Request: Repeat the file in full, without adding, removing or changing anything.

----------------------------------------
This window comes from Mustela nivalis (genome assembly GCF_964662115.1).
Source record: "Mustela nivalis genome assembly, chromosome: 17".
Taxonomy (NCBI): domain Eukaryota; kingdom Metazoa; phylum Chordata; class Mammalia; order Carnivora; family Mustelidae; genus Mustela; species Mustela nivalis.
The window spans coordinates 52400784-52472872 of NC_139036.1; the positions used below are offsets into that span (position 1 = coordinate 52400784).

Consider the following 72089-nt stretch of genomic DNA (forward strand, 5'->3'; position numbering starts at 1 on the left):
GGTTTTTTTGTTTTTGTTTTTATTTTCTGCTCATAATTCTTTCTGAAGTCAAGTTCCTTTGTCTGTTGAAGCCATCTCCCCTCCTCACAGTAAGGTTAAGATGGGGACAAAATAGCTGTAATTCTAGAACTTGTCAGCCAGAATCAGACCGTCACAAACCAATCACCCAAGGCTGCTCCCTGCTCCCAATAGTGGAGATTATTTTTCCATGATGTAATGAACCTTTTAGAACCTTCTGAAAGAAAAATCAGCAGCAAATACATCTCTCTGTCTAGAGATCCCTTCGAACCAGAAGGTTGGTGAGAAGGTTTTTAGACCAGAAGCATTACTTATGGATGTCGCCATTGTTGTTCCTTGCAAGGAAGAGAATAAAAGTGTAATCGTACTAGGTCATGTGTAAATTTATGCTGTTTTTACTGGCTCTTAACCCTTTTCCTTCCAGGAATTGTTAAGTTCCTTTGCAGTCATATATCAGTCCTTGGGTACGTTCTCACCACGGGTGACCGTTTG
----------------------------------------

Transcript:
This window comes from Mustela nivalis (genome assembly GCF_964662115.1).
Source record: "Mustela nivalis genome assembly, chromosome: 17".
Taxonomy (NCBI): domain Eukaryota; kingdom Metazoa; phylum Chordata; class Mammalia; order Carnivora; family Mustelidae; genus Mustela; species Mustela nivalis.
The window spans coordinates 52400784-52472872 of NC_139036.1; the positions used below are offsets into that span (position 1 = coordinate 52400784).

Consider the following 72089-nt stretch of genomic DNA (forward strand, 5'->3'; position numbering starts at 1 on the left):
GGTTTTTTTGTTTTTGTTTTTATTTTCTGCTCATAATTCTTTCTGAAGTCAAGTTCCTTTGTCTGTTGAAGCCATCTCCCCTCCTCACAGTAAGGTTAAGATGGGGACAAAATAGCTGTAATTCTAGAACTTGTCAGCCAGAATCAGACCGTCACAAACCAATCACCCAAGGCTGCTCCCTGCTCCCAATAGTGGAGATTATTTTTCCATGATGTAATGAACCTTTTAGAACCTTCTGAAAGAAAAATCAGCAGCAAATACATCTCTCTGTCTAGAGATCCCTTCGAACCAGAAGGTTGGTGAGAAGGTTTTTAGACCAGAAGCATTACTTATGGATGTCGCCATTGTTGTTCCTTGCAAGGAAGAGAATAAAAGTGTAATCGTACTAGGTCATGTGTAAATTTATGCTGTTTTTACTGGCTCTTAACCCTTTTCCTTCCAGGAATTGTTAAGTTCCTTTGCAGTCATATATCAGTCCTTGGGTACGTTCTCACCACGGGTGACCGTTTG